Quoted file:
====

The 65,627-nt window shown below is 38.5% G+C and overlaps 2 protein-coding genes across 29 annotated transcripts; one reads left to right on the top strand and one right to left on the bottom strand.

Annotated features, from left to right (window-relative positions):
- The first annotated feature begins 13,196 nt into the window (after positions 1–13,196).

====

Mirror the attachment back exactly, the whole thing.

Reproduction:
The 65,627-nt window shown below is 38.5% G+C and overlaps 2 protein-coding genes across 29 annotated transcripts; one reads left to right on the top strand and one right to left on the bottom strand.

Annotated features, from left to right (window-relative positions):
- The first annotated feature begins 13,196 nt into the window (after positions 1–13,196).